Young Children and Their Nightmares

Young Children and Their Nightmares

The journey into meditation and spirituality for me began largely because of my children. My older daughter frequently suffered from nightmares, often waking up screaming. This problem intensified when my younger daughter, at just one year old, also started experiencing intense nightmares, leading to a fear of sleep.

Fortunately, by this time, I was already engaged in spiritual studies and had access to a spiritual guide. With their help, we quickly resolved my younger daughter's severe nightmares, but both children continued to struggle with less intense but persistent bad dreams. I've observed that many children face similar issues, and parents' reactions vary. Some see it as a normal phase in childhood, while others, like me, view these nightmares as significant and impactful.

This belief led me to explore the world of crystals. My children, still too young for complex meditation practices, learned basic techniques to help calm themselves. As a spiritual healer, I could sometimes perceive the nature of their nightmares. I encourage parents to take their children's dreams seriously and discuss them openly.

In their dreams, my daughters often encountered what they called 'monsters'—frightening, dark figures. I believe these figures feed on children's fear. To combat this, I initially tried to clear these 'monsters' from their dreams, but new ones always emerged. I realized I needed to teach my daughters to confront their fears.

The concept was simple, but putting it into practice, especially with young children, was challenging. My younger daughter adapted quickly to the 'No Fear' approach, while my older one struggled more. As they applied this tactic, the dream 'monsters' became more intimidating, leading me to introduce them to the use of protective crystals in their dreams.

Interestingly, children seem to naturally connect with and understand the energy of crystals. My younger daughter slept with an ocean jasper, leading to a peaceful dream about butterflies. My older daughter used an amethyst and dreamt of being a warrior, with the monsters now fearful of her. Whether it was the thought of protection from the crystals or their inherent energy, their nightmares significantly improved, and they approached their dreams with more confidence.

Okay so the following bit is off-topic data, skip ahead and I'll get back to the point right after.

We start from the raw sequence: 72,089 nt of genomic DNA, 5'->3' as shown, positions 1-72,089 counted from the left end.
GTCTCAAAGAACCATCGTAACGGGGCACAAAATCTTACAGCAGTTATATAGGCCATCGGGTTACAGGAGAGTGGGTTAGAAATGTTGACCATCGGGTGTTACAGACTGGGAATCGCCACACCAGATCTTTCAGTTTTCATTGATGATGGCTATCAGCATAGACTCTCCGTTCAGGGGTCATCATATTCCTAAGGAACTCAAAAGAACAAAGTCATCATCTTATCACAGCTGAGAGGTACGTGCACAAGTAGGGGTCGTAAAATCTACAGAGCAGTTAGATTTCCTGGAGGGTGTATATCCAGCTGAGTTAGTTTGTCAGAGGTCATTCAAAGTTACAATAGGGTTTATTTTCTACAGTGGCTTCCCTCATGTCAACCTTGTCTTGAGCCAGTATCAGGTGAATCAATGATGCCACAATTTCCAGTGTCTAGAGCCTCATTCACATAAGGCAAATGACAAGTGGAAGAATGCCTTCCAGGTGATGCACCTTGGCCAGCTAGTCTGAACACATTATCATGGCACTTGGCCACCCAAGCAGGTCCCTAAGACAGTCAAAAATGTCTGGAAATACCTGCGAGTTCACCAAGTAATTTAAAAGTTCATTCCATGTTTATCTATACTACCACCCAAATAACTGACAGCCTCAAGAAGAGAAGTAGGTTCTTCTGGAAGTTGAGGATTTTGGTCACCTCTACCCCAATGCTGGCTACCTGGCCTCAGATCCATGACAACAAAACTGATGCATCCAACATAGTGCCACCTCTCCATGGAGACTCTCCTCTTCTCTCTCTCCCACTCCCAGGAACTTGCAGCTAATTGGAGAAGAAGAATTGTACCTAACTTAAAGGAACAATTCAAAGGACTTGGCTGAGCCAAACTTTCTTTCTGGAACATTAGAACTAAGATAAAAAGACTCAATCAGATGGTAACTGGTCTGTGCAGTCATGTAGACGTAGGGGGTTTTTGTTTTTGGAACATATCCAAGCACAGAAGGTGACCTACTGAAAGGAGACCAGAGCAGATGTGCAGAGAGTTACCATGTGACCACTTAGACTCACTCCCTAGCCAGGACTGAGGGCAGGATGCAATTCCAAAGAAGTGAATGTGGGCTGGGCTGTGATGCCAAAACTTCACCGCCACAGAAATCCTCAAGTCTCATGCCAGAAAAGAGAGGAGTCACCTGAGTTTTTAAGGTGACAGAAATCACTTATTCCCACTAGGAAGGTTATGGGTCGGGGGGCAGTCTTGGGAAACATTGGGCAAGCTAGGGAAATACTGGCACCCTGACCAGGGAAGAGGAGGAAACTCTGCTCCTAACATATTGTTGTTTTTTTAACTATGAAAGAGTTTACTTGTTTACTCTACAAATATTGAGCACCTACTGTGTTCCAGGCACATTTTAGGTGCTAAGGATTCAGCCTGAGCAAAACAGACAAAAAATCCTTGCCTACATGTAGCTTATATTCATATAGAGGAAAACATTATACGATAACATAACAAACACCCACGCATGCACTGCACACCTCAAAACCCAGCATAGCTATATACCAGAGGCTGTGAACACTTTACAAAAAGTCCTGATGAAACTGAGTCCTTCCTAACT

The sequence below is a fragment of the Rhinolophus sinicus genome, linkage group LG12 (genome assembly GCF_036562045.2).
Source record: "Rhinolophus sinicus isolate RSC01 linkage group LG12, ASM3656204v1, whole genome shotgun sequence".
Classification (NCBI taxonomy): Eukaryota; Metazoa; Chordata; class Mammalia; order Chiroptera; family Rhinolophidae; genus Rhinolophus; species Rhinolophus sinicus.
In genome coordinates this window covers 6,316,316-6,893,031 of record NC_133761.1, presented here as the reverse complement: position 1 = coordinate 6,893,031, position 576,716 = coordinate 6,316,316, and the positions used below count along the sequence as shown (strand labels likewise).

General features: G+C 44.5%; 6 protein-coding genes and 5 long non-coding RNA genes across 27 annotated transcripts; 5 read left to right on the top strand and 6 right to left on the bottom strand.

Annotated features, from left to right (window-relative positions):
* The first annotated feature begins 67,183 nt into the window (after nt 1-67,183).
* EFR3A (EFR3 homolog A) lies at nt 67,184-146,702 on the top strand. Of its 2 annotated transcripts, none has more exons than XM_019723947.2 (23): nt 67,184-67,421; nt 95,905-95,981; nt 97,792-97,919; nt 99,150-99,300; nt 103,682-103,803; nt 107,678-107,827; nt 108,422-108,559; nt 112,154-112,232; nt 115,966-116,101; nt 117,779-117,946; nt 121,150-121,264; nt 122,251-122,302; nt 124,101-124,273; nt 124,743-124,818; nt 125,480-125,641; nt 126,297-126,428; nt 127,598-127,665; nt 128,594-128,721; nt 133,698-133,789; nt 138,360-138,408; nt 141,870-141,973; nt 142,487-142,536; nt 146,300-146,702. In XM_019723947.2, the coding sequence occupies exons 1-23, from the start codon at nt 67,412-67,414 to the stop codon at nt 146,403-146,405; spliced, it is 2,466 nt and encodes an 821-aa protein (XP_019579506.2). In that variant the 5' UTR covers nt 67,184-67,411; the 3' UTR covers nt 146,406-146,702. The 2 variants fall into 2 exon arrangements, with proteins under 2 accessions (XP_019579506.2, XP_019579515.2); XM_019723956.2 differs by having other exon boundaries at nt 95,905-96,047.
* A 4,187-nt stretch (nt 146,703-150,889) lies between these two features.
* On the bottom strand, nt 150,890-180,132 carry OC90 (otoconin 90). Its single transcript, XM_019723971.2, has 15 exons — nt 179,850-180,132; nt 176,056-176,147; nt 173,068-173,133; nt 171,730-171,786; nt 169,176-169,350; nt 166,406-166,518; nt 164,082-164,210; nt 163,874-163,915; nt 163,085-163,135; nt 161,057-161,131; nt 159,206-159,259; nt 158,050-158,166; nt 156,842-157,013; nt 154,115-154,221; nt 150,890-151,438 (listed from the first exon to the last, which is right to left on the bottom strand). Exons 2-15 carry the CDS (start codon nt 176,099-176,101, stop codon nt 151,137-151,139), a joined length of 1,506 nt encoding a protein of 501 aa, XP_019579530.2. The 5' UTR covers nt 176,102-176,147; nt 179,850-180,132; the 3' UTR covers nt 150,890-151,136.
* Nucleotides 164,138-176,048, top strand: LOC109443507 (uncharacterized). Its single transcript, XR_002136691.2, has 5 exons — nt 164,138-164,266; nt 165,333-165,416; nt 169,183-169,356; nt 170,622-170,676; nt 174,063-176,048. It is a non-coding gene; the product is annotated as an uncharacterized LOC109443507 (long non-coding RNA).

Reflecting on my own childhood, I remember my fears of the dark and disturbing nightmares, including a recurring vision of a woman beside my grandmother's bed. My experiences were dismissed by adults, creating a sense of distrust and isolation. I was fortunate to grow up happy and healthy, but I understand that not everyone is as lucky. Such dismissiveness can lead children to withdraw and harbor unresolved fears.

In my parenting, I prioritize trust and open communication. I want my children to feel supported and believed, whether they're sharing fears or joys. I believe that paying attention to and discussing dreams is crucial in a child's development, and I encourage all parents to engage with their children on this topic. Dreams, whether frightening or joyful, are significant and should be a regular part of conversations between parents and children.

Back to blog

1 comment



Leave a comment